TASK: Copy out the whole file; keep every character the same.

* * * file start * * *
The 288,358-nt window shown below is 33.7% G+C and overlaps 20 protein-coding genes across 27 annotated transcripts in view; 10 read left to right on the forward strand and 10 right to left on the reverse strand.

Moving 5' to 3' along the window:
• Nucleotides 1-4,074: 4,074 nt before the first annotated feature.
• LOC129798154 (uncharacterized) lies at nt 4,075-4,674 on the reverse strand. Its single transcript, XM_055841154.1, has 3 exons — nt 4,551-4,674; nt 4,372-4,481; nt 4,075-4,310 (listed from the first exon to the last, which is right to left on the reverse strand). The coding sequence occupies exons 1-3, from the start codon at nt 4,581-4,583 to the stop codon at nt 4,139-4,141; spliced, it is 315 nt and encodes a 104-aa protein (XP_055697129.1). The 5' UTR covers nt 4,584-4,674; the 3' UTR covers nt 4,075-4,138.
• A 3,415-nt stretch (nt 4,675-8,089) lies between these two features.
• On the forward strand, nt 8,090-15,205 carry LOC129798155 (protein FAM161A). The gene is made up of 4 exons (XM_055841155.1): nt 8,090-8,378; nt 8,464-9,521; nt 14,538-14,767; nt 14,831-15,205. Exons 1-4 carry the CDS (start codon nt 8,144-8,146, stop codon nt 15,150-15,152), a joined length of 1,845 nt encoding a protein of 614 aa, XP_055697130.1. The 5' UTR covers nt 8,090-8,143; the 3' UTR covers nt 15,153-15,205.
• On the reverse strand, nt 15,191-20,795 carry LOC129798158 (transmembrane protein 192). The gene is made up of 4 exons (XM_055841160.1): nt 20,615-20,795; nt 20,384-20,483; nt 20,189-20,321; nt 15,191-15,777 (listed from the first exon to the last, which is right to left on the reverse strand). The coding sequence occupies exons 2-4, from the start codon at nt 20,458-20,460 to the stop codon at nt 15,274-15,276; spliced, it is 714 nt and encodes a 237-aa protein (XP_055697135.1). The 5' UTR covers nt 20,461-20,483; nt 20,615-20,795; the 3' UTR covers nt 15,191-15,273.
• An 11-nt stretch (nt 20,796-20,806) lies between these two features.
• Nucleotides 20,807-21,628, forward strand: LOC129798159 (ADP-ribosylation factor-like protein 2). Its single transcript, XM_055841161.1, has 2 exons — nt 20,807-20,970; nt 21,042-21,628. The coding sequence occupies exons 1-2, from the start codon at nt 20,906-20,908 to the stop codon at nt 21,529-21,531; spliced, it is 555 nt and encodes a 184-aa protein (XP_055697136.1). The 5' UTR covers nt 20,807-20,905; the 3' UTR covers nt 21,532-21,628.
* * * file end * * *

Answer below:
The 288,358-nt window shown below is 33.7% G+C and overlaps 20 protein-coding genes across 27 annotated transcripts in view; 10 read left to right on the forward strand and 10 right to left on the reverse strand.

Moving 5' to 3' along the window:
• Nucleotides 1-4,074: 4,074 nt before the first annotated feature.
• LOC129798154 (uncharacterized) lies at nt 4,075-4,674 on the reverse strand. Its single transcript, XM_055841154.1, has 3 exons — nt 4,551-4,674; nt 4,372-4,481; nt 4,075-4,310 (listed from the first exon to the last, which is right to left on the reverse strand). The coding sequence occupies exons 1-3, from the start codon at nt 4,581-4,583 to the stop codon at nt 4,139-4,141; spliced, it is 315 nt and encodes a 104-aa protein (XP_055697129.1). The 5' UTR covers nt 4,584-4,674; the 3' UTR covers nt 4,075-4,138.
• A 3,415-nt stretch (nt 4,675-8,089) lies between these two features.
• On the forward strand, nt 8,090-15,205 carry LOC129798155 (protein FAM161A). The gene is made up of 4 exons (XM_055841155.1): nt 8,090-8,378; nt 8,464-9,521; nt 14,538-14,767; nt 14,831-15,205. Exons 1-4 carry the CDS (start codon nt 8,144-8,146, stop codon nt 15,150-15,152), a joined length of 1,845 nt encoding a protein of 614 aa, XP_055697130.1. The 5' UTR covers nt 8,090-8,143; the 3' UTR covers nt 15,153-15,205.
• On the reverse strand, nt 15,191-20,795 carry LOC129798158 (transmembrane protein 192). The gene is made up of 4 exons (XM_055841160.1): nt 20,615-20,795; nt 20,384-20,483; nt 20,189-20,321; nt 15,191-15,777 (listed from the first exon to the last, which is right to left on the reverse strand). The coding sequence occupies exons 2-4, from the start codon at nt 20,458-20,460 to the stop codon at nt 15,274-15,276; spliced, it is 714 nt and encodes a 237-aa protein (XP_055697135.1). The 5' UTR covers nt 20,461-20,483; nt 20,615-20,795; the 3' UTR covers nt 15,191-15,273.
• An 11-nt stretch (nt 20,796-20,806) lies between these two features.
• Nucleotides 20,807-21,628, forward strand: LOC129798159 (ADP-ribosylation factor-like protein 2). Its single transcript, XM_055841161.1, has 2 exons — nt 20,807-20,970; nt 21,042-21,628. The coding sequence occupies exons 1-2, from the start codon at nt 20,906-20,908 to the stop codon at nt 21,529-21,531; spliced, it is 555 nt and encodes a 184-aa protein (XP_055697136.1). The 5' UTR covers nt 20,807-20,905; the 3' UTR covers nt 21,532-21,628.